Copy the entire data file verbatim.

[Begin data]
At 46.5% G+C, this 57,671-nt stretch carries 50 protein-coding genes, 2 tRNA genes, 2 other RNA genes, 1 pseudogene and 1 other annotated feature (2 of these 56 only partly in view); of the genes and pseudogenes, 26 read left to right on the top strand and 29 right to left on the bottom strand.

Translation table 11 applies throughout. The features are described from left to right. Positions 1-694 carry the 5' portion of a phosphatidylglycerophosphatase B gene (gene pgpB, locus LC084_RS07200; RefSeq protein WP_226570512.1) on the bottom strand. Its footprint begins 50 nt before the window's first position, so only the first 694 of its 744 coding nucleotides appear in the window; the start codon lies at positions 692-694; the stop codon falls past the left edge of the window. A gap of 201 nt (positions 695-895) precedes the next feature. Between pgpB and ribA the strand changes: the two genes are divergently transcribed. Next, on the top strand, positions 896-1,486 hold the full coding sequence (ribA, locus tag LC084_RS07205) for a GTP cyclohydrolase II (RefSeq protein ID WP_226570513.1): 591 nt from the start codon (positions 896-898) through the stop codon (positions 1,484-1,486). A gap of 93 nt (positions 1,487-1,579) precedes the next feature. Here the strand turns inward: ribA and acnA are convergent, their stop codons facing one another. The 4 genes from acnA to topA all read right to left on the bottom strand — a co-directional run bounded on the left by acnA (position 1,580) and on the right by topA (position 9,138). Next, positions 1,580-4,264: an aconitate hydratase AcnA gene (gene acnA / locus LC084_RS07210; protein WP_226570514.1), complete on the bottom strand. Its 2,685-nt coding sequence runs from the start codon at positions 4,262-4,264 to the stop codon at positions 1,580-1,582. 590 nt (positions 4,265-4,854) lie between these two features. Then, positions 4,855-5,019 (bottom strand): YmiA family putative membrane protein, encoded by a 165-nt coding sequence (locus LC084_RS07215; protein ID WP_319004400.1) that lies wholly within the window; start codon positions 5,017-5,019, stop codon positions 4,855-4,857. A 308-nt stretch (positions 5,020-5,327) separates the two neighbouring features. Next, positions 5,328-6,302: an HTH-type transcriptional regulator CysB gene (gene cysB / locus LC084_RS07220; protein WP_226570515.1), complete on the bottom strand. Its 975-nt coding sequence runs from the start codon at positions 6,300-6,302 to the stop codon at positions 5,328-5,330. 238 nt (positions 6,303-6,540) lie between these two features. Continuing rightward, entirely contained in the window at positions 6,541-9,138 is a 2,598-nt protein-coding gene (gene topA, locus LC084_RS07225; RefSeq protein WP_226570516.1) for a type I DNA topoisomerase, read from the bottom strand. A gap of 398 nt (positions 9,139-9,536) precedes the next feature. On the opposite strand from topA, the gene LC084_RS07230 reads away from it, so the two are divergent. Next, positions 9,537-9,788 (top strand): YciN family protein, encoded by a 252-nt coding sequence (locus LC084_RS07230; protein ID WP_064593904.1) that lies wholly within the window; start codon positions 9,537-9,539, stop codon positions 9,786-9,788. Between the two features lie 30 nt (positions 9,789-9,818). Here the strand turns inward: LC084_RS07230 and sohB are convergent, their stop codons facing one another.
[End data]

At 46.5% G+C, this 57,671-nt stretch carries 50 protein-coding genes, 2 tRNA genes, 2 other RNA genes, 1 pseudogene and 1 other annotated feature (2 of these 56 only partly in view); of the genes and pseudogenes, 26 read left to right on the top strand and 29 right to left on the bottom strand.

Translation table 11 applies throughout. The features are described from left to right. Positions 1-694 carry the 5' portion of a phosphatidylglycerophosphatase B gene (gene pgpB, locus LC084_RS07200; RefSeq protein WP_226570512.1) on the bottom strand. Its footprint begins 50 nt before the window's first position, so only the first 694 of its 744 coding nucleotides appear in the window; the start codon lies at positions 692-694; the stop codon falls past the left edge of the window. A gap of 201 nt (positions 695-895) precedes the next feature. Between pgpB and ribA the strand changes: the two genes are divergently transcribed. Next, on the top strand, positions 896-1,486 hold the full coding sequence (ribA, locus tag LC084_RS07205) for a GTP cyclohydrolase II (RefSeq protein ID WP_226570513.1): 591 nt from the start codon (positions 896-898) through the stop codon (positions 1,484-1,486). A gap of 93 nt (positions 1,487-1,579) precedes the next feature. Here the strand turns inward: ribA and acnA are convergent, their stop codons facing one another. The 4 genes from acnA to topA all read right to left on the bottom strand — a co-directional run bounded on the left by acnA (position 1,580) and on the right by topA (position 9,138). Next, positions 1,580-4,264: an aconitate hydratase AcnA gene (gene acnA / locus LC084_RS07210; protein WP_226570514.1), complete on the bottom strand. Its 2,685-nt coding sequence runs from the start codon at positions 4,262-4,264 to the stop codon at positions 1,580-1,582. 590 nt (positions 4,265-4,854) lie between these two features. Then, positions 4,855-5,019 (bottom strand): YmiA family putative membrane protein, encoded by a 165-nt coding sequence (locus LC084_RS07215; protein ID WP_319004400.1) that lies wholly within the window; start codon positions 5,017-5,019, stop codon positions 4,855-4,857. A 308-nt stretch (positions 5,020-5,327) separates the two neighbouring features. Next, positions 5,328-6,302: an HTH-type transcriptional regulator CysB gene (gene cysB / locus LC084_RS07220; protein WP_226570515.1), complete on the bottom strand. Its 975-nt coding sequence runs from the start codon at positions 6,300-6,302 to the stop codon at positions 5,328-5,330. 238 nt (positions 6,303-6,540) lie between these two features. Continuing rightward, entirely contained in the window at positions 6,541-9,138 is a 2,598-nt protein-coding gene (gene topA, locus LC084_RS07225; RefSeq protein WP_226570516.1) for a type I DNA topoisomerase, read from the bottom strand. A gap of 398 nt (positions 9,139-9,536) precedes the next feature. On the opposite strand from topA, the gene LC084_RS07230 reads away from it, so the two are divergent. Next, positions 9,537-9,788 (top strand): YciN family protein, encoded by a 252-nt coding sequence (locus LC084_RS07230; protein ID WP_064593904.1) that lies wholly within the window; start codon positions 9,537-9,539, stop codon positions 9,786-9,788. Between the two features lie 30 nt (positions 9,789-9,818). Here the strand turns inward: LC084_RS07230 and sohB are convergent, their stop codons facing one another.